1. David Perry says:

      Food chemistry actually.

      The point is that if she wants to go into bio or whatever, that's fine. If she doesn't, that's fine too. My closing paragraph really refers back to the video where there's a lot of – it's too dirty, it's too dangerous, it's too hard. We just came inside from planting and digging and climbing trees. Like I said, I leave the hard science to her mom.

    2. David Weber says:

      I agree completely. My daughter was a tree-climber, a soccer player, a Seven Sisters dropout who rebuilt a VW bus and drove it across country home to California, now competes in marathons and triathlons, climbs mountains with her sons, is a free-lance tech journalist… and a full-time, Emmy-winning Latin jazz singer. If she'd wanted to be a scientist like one of her brothers (who also qualified to be a Navy Seal), I haven't a doubt in the world she would have been. Raise your daughter to believe she can accomplish anything she sets her mind to. And give birth. Which Larry Summers can't do. Girls rule.

    3. Jessie Shelton says:

      Respectfully, I think you're misunderstanding. I'm a theoretical particle physicist, and I zeroed in on that field pretty early, but when I was in kindergarten all of my protoscientific energy was being channeled into bugs and dinosaurs. In fact, it was paleontology that introduced tiny me to the power of scientific inference and probably made me a scientist for life. The scientific mode of thinking and approaching the world is broader than any particular field and is important to encourage in general, and, at least in my own (personal, subjective) experience, was the basic way of engaging the world that was marked off as "not acceptibly female" by many of my peers.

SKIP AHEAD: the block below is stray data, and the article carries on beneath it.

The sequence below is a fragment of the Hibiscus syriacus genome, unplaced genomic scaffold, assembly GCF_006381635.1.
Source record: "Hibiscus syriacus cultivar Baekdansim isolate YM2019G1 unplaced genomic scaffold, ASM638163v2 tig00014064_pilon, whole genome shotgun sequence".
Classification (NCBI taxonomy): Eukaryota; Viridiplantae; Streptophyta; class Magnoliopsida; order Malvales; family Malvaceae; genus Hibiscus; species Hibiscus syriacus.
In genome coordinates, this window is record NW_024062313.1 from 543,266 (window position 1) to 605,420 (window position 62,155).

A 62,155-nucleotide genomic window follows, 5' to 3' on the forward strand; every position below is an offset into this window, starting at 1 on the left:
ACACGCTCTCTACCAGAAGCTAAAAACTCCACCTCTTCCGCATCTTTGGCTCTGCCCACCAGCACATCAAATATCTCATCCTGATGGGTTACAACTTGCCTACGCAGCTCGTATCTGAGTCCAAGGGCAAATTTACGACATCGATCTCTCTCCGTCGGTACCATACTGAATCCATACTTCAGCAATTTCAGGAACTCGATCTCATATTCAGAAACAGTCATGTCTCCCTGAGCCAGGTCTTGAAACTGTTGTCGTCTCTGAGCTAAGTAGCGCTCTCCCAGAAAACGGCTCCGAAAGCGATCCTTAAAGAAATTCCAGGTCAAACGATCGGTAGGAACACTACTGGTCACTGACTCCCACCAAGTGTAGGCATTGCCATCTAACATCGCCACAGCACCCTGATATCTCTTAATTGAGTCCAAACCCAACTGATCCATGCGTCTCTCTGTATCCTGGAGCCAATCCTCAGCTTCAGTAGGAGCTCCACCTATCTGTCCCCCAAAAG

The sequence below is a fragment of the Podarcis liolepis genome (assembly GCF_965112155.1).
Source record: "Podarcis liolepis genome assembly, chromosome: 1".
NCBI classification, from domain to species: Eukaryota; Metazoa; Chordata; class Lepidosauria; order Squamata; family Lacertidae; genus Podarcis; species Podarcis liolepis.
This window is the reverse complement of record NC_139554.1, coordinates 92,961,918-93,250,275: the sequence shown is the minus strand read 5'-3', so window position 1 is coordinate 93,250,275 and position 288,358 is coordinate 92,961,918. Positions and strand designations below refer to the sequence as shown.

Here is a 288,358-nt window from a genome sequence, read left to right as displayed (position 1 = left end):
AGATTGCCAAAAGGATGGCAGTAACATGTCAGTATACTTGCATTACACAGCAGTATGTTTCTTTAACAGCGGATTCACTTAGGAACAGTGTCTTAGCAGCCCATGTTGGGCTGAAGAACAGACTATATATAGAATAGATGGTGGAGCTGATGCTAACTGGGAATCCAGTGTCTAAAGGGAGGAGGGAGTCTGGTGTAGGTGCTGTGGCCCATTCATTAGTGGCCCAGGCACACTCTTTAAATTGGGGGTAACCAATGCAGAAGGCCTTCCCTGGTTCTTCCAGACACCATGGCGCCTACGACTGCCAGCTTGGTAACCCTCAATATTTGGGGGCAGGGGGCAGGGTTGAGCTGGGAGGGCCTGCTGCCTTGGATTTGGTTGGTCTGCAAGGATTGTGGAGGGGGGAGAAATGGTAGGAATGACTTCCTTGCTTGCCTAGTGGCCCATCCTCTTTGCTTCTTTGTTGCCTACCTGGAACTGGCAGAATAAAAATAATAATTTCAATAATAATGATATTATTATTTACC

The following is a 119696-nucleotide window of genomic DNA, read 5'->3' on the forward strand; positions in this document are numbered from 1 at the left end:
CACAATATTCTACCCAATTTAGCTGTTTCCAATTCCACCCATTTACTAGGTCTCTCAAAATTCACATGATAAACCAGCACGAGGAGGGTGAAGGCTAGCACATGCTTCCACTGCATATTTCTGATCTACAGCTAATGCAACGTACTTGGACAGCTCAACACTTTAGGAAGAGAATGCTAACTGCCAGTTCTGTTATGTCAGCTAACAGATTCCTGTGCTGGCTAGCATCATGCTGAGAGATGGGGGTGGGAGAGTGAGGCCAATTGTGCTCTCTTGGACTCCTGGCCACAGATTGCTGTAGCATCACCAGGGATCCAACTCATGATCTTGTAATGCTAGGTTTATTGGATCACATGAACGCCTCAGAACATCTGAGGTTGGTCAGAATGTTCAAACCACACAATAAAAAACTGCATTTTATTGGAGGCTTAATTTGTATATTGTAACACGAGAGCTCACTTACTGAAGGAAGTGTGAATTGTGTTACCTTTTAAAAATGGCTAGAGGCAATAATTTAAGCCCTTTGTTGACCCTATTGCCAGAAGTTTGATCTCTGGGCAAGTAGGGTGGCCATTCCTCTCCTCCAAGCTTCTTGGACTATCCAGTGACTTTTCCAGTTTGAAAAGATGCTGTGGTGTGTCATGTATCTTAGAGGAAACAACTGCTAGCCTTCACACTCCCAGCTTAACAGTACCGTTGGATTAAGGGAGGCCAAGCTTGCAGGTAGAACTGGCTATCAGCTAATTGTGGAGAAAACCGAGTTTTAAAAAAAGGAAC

2. Janice says:

    I wonder how this blogger would handle cultures such as Russia where women dominate human medicine? Maybe animals in Russia are less "child-like" and so less interesting to women, according to his mode of explanation? There's a huge set of data out there and a lot of published studies that illustrate the powerful role that nurture, from familial all the way through to the broader cultural forces, has in skewing women's education and employment outcomes.

    A chemistry graduate student who is interested in the history and philosophy of science ought to have a more profound understanding of the role that culture plays in determining how people see and understand their worlds. Clearly, this fellow has not read as widely in the field as he should have done before spouting off on the SciAm blog.